mitochondrial-lysosomal, diabetic retinopathy
Fig 1: Pathogenesis of diabetic retinopathy

Another consequence of sustained oxidative stress and mitophagic flux in cells is the accumulation of damaged mitochondria, membrane lipids, oxidised proteins, free iron and H2O2 causing lysosomal enlargement, destabilisation and membrane permeabilisation (LMP) (Fig. 1-IV).

Mitochondria are major sites of iron metabolism including iron-sulphur cluster/complex biosynthesis, heme synthesis and storage in MT ferritin. MT TCA cycle enzyme (m-aconitase/ ACO2), Complexes I and III all contain 4Fe-4S clusters. In the cytosol, c-actonitase (ACO1) also contain 4Fe-4S cluster and serves as a dual function protein – (i) conversion of citrate to isocitrate and (ii) as an iron regulatory protein 1 (IRP1) in the absence of iron-sulphur. Under oxidative stress or hypoxia, 4Fe-4S complex in ACO1 is degraded and IRP1 binds to iron regulatory elements (IRE) in the 3’-UTR of transferrin receptor 1 (TfR1) mRNA and stabilises to increase TfR1 translation and iron uptake. Cytosolic iron is stored in ferritin (ferric iron, Fe3+) and iron utilisation requires autophagy of ferritin (ferritinophagy) to generate free/labile ferrous Fe2+, which is highly reactive with H2O2 (Fenton reaction) to generate reactive hydroxyl radicals (.OH) and ions (OH-).

Subsequently, oxidative stress (.OH) and iron overload cause plasma membrane phospholipid peroxidation (PL-OOH), mainly polyunsaturated fatty acids (PUFA) and ferroptosis, a non-apoptotic cell death mechanism by iron overloading and lipid peroxidation due to a decrease in the GPX4 activity. GPX4 is the sole enzyme that detoxifies PL-OOH using two GSH.

In addition, arachidonate 5-lipoxygenase (ALOX5) and 12/15ALOX, which are regulated by iron and oxidative stress, may also be activated and mediate PL-OOH.

Ferroptosis, being a non-apoptotic cell death, releases cellular DAMPs (damage-associated molecular patterns) including oxidised mtDNA and nuclear HMGB1 (high mobility group box 1), which further evoke innate immune responses.

Further, LMP activates NLRP3 inflammasome. ALOX5 generates leukotriene B4 (LTB4), which attracts immune cells such as microglia/macrophage mediating neuroinflammation and neurodegeneration in DR. Therefore, we propose that gene therapy for TXNIP knockdown and/or administration of mitochondria-targeted antioxidants (mito-Tempo, SS31), iron chelating agents (deferasirox, deferiprone) and ALOX inhibitor (Zileuton) may serve as potential combination therapies to prevent/slow down the progression of DR.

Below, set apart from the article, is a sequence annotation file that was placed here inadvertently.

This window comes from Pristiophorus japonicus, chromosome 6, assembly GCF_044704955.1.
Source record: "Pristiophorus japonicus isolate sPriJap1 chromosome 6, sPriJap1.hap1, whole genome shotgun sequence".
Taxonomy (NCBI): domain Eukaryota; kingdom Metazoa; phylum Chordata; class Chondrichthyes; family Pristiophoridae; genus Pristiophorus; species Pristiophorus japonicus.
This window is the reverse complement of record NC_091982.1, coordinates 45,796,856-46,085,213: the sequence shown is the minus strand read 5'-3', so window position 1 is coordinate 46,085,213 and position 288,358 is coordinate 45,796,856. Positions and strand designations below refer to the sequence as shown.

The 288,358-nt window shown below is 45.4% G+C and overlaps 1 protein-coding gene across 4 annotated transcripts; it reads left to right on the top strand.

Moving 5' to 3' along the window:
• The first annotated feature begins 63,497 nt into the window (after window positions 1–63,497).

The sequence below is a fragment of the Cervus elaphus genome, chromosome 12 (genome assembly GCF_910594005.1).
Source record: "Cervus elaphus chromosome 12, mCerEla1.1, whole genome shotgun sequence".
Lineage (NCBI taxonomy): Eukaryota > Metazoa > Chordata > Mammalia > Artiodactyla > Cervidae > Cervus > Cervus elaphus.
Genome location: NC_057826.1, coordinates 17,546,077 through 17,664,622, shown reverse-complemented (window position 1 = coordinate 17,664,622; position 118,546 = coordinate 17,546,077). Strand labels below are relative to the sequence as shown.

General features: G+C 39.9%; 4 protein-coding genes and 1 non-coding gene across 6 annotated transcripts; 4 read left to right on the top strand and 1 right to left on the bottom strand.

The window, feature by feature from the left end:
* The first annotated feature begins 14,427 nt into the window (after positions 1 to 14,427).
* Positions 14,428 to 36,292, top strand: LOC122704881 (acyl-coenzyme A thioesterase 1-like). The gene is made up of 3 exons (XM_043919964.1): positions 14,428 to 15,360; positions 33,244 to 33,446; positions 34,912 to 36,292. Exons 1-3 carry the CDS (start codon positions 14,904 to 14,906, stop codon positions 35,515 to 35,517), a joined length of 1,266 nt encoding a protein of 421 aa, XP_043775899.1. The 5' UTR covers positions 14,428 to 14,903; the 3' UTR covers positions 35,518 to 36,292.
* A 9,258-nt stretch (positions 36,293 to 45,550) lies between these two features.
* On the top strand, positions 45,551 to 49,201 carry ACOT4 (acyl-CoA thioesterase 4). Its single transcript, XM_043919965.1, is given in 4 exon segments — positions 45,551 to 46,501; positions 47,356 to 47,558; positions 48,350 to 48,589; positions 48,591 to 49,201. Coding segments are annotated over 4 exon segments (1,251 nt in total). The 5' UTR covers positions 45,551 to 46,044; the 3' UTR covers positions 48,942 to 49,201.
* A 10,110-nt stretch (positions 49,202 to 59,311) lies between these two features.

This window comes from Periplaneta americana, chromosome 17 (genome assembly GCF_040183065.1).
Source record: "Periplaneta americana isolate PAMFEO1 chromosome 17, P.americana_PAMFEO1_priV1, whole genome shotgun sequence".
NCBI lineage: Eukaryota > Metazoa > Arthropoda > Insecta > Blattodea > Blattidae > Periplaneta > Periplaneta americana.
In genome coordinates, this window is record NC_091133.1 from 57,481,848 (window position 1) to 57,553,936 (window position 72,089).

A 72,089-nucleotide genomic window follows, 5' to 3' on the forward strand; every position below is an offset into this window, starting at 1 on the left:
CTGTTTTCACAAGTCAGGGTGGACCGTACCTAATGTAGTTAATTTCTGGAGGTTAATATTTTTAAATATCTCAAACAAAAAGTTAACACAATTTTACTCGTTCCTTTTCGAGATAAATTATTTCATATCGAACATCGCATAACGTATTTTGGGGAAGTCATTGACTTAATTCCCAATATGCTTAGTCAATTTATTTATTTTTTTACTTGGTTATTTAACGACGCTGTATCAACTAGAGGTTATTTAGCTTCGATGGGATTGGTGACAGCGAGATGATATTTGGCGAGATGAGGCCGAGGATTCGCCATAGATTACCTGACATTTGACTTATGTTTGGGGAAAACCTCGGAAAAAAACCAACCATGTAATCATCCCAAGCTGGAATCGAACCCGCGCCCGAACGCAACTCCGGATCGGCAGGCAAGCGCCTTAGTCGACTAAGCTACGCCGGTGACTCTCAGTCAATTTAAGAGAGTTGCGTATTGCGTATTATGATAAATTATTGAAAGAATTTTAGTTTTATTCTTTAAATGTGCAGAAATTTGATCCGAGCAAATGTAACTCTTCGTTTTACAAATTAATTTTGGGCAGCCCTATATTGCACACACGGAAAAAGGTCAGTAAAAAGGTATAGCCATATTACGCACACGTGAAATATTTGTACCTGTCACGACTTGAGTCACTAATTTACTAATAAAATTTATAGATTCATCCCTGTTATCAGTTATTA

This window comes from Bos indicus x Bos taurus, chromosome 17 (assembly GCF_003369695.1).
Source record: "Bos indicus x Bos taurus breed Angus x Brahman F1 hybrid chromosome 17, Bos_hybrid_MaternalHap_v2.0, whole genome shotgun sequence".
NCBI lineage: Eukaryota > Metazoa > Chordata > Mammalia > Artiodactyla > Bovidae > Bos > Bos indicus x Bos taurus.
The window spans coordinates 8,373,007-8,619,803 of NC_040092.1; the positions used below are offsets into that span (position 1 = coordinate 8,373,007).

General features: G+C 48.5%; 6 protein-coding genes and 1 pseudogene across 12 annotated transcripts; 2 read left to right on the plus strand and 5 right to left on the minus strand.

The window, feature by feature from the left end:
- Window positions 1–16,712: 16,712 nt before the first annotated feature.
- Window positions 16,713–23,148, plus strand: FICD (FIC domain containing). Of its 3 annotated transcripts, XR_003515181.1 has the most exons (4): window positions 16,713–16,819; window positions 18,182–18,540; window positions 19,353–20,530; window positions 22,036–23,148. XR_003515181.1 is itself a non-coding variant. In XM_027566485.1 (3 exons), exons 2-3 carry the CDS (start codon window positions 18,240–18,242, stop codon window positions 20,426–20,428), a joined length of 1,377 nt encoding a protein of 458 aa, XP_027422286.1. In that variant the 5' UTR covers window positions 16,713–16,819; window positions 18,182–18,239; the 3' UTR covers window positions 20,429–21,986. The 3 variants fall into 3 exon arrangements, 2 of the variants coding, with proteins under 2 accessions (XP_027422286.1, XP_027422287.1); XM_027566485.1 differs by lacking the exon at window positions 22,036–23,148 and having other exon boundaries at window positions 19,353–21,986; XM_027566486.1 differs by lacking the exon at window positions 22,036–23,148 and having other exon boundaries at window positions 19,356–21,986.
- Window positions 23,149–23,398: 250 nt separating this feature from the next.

Perrone L, Devi TS, Hosoya K, Terasaki T, Singh LP. Thioredoxin interacting protein (TXNIP) induces inflammation through chromatin modification in retinal capillary endothelial cells under diabetic conditions. J Cell Physiol. 2009 Oct;221(1):262-72. PMID: 19562690.
Perrone L, Devi TS, Hosoya KI, Terasaki T, Singh LP. Inhibition of TXNIP expression in vivo blocks early pathologies of diabetic retinopathy. Cell Death Dis. 2010 Aug 19;1:e65. PMID: 21364670.
Singh LP. Thioredoxin Interacting Protein (TXNIP) and Pathogenesis of Diabetic Retinopathy. J Clin Exp Ophthalmol. 2013 Aug 5;4. PMID: 243539009.
Devi TS, Somayajulu M, Kowluru RA, Singh LP. TXNIP regulates mitophagy in retinal Müller cells under high-glucose conditions: implications for diabetic retinopathy. Cell Death Dis. 2017 May 11;8(5):e2777. PMID: 28492550.
Lalit PS, Thangal Y, Fayi Y, Takhellambam SD. Potentials of Gene Therapy for Diabetic Retinopathy: The Use of Nucleic Acid Constructs Containing a TXNIP Promoter. Open Access J Ophthalmol. 2018;3(2). PMID: 31106306.
Devi TS, Yumnamcha T, Yao F, Somayajulu M, Kowluru RA, Singh LP. TXNIP mediates high glucose-induced mitophagic flux and lysosome enlargement in human retinal pigment epithelial cells. Biol Open. 2019 Apr 25;8(4). PMID: 31023645.


NIH/NEI R01 EY023992 (LSP)
NIH/NEI core grant P30EY004068 (OVAS)
Research to Prevent Blindness (OVAS)


Lalit Singh Pukhrambam, PhD


Associate Professor
(Tenured) Department of Ophthalmology,
Visual and Anatomical Sciences (OVAS), Wayne State University School of Medicine
540 E Canfield, Scott Hall 8332
Detroit, MI 48201, USA
Tel: + 1 313 577 5032